Whichever you choose, the vendor will skewer them up and fry them on a flat griddle, making them hot, lightly crispy on the fringes, and shiny with oil. Ordinarily, this much alone would not be enough to merit its place as my favorite street food in Hong Kong. What makes it special is that each vegetable or piece of meat is stuffed with a salty, savory paste made out of mud carp. This paste adds a lovely and surprising fish flavor to each of the components.  With this added secret, these vegetables and meat become an unusual and very pleasant taste experience. Each morsel is rich and greasy, with flavors and textures distinct from its neighbors, making it one of the finest treats available on the streets of Hong Kong.

Monday, November 4, 2013

The One That Started It All

There it is: 油糍 (Yóu Cí). Believe it or not, this humble trifle of a snack is the street food that started it all for me. Although there are regional variations of yóu cí available in a few different provinces in China, the one I'd like to focus on can be found in Jiujiang (Jiangxi Province). Not many tourists pass through Jiujiang. The ones that do are usually only stopping by on their way to Lushan, the nearby mountain and UNESCO World Heritage Site. For me, though, Jiujiang is my Chinese home. It is where I lived and worked for a year, and it is the first city in China that I really fell in love with.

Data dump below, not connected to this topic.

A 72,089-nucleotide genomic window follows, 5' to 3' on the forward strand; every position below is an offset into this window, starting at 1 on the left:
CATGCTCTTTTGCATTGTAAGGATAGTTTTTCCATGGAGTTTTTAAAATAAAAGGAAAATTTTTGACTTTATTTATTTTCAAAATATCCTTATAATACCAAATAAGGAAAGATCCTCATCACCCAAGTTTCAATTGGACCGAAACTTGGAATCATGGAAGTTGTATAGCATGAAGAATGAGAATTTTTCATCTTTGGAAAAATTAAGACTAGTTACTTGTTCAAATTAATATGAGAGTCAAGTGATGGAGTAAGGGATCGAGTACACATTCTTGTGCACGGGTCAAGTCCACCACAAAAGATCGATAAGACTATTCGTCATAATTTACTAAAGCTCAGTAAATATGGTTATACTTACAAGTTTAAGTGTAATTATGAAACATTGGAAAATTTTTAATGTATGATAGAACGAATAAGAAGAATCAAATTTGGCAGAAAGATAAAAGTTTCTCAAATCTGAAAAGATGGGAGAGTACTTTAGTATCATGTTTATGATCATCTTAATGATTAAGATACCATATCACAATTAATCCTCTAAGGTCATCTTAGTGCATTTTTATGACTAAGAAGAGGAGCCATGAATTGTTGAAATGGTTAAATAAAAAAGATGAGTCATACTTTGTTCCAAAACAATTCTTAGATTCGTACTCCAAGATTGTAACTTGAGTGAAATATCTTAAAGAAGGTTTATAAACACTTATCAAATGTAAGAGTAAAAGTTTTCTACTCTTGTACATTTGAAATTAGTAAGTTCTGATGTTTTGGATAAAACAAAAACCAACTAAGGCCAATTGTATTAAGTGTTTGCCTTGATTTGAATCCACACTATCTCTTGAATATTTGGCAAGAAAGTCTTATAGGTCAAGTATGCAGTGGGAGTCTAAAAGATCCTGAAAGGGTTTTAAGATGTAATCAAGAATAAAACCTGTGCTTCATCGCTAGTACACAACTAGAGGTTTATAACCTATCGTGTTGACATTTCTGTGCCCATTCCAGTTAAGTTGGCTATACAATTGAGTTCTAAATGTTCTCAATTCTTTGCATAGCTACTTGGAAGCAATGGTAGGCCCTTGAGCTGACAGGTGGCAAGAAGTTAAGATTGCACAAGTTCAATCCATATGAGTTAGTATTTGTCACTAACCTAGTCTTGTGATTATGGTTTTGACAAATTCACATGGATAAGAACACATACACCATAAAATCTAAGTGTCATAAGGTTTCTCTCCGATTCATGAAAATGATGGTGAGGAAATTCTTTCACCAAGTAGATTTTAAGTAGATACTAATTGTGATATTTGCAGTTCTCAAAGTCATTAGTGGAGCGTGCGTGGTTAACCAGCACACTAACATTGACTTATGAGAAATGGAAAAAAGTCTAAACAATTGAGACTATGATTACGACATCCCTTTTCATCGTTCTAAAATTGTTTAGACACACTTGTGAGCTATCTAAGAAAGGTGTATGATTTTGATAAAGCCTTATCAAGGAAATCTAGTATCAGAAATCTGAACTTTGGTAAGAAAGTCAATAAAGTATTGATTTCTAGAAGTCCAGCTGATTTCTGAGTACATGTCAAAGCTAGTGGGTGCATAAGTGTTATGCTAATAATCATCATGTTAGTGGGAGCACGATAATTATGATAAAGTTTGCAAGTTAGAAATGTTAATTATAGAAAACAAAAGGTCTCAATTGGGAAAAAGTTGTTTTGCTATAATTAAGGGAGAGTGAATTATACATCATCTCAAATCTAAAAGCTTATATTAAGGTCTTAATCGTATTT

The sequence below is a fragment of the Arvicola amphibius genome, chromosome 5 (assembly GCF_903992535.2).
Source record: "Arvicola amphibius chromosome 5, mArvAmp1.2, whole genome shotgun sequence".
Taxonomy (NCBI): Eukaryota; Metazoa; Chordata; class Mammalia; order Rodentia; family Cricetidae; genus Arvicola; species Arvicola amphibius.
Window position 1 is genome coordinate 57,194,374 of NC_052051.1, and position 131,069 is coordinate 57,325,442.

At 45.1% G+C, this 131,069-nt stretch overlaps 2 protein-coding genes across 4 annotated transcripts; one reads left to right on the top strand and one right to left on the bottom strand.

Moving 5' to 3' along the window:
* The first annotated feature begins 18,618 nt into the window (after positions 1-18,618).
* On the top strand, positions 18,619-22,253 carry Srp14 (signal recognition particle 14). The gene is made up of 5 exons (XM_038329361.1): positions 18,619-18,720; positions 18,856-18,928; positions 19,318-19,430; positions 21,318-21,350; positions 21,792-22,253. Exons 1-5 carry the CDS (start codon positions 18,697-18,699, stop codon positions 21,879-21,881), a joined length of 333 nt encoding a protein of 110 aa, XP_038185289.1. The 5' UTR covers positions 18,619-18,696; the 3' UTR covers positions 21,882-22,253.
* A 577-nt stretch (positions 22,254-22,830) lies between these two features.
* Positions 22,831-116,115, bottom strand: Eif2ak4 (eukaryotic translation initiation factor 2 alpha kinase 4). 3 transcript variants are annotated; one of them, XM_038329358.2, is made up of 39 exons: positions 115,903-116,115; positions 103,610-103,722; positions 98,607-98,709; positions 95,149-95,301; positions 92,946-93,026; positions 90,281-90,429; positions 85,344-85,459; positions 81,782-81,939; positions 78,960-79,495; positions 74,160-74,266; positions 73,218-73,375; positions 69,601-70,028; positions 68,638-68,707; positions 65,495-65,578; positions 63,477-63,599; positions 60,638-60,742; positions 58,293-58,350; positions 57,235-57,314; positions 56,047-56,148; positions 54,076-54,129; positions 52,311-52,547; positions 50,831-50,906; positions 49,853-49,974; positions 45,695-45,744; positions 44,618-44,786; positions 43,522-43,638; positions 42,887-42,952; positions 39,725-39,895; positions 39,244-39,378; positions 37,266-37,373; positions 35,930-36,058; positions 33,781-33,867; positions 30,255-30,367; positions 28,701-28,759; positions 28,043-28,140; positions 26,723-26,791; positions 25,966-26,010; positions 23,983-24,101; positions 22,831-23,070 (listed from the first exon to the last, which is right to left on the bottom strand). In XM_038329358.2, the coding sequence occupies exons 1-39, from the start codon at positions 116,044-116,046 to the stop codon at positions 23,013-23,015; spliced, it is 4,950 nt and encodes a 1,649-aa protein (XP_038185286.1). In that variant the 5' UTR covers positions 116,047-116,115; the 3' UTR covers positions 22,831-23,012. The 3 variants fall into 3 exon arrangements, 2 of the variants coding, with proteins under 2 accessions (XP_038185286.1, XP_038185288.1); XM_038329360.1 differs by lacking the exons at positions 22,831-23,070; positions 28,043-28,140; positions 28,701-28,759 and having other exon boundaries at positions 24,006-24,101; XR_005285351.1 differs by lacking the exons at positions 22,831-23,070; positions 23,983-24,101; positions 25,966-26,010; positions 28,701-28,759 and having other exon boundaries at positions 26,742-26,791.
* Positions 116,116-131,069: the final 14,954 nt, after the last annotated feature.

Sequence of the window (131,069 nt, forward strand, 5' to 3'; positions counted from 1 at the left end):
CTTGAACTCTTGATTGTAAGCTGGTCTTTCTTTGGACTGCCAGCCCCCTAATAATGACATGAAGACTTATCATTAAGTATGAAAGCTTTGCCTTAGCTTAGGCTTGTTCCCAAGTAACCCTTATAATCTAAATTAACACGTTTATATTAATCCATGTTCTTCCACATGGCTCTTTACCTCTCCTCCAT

I had been living in Jiujiang for a few months when I stumbled across a vendor selling these fried mystery pucks. I had never seen them before, and they beckoned to me. One taste was all it took: I was hooked. I had, of course, eaten street food before, but this is the one that turned it from a general interest in the street food scene to a passion. It was bound to happen eventually—it just worked out that this little ball of flavor was the mouth-watering catalyst. So what is it? Yóu cí is made of a gooey batter consisting mainly of crushed glutinous rice, water, tofu, scallions, salt, and maybe a dash of sliced chili pepper. Globs of this batter are deep fried in a shallow cylindrical mold until they are golden brown and lightly crispy on the outside. The final product glistens with residual oil, signaling its intentions to be deliciously unhealthy. Within the oily shell, spongy glutinous rice and silky tofu compete for space, and we all win.


Biting into a yóu cí is like sinking your teeth into a greasy pillow of pure joy. Not one of those brand new fluffy feather pillows that are mostly just air, but a denser, worn-in pillow that has already conformed to the shape of your head. The flavor is just what you would expect from this sort of street snack: salty and savory. Nothing complex or fancy; just humble deliciousness. Two or three bites and it is gone. Maybe it isn’t anything special when compared with some of China’s greatest street foods, but to my mind it epitomizes the very best of the street food culture in China. It’s quick, cheap, portable, and oh-so-tasty. As I said above, not many tourists pass through Jiujiang. Those who do, though, will enjoy seeking out this hidden gem.